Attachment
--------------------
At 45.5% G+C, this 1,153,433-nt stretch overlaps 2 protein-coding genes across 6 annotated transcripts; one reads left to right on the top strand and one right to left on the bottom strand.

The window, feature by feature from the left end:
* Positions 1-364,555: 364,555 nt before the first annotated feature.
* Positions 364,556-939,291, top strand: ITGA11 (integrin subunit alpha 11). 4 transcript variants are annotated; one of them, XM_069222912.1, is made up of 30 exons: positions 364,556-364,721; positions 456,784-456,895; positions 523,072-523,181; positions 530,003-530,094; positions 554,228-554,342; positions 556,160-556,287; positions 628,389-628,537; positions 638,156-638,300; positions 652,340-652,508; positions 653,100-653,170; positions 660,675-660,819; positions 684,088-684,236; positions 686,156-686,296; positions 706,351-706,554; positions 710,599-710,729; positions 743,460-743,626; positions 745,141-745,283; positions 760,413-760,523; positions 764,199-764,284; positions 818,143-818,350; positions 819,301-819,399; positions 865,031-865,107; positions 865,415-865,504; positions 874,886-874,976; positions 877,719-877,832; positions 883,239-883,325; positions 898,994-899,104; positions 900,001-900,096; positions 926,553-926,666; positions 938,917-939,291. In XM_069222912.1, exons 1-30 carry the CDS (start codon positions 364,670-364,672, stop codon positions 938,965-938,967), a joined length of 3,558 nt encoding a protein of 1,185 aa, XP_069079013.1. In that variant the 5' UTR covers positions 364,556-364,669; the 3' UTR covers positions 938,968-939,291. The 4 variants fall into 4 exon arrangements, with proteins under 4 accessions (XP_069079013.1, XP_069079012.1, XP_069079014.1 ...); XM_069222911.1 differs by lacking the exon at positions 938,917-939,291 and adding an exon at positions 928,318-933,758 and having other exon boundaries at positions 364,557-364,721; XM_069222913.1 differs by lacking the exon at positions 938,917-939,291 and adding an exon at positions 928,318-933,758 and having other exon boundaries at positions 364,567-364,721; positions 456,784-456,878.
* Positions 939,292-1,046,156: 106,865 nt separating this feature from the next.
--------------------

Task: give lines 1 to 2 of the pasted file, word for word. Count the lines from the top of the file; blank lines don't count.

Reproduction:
At 45.5% G+C, this 1,153,433-nt stretch overlaps 2 protein-coding genes across 6 annotated transcripts; one reads left to right on the top strand and one right to left on the bottom strand.

The window, feature by feature from the left end: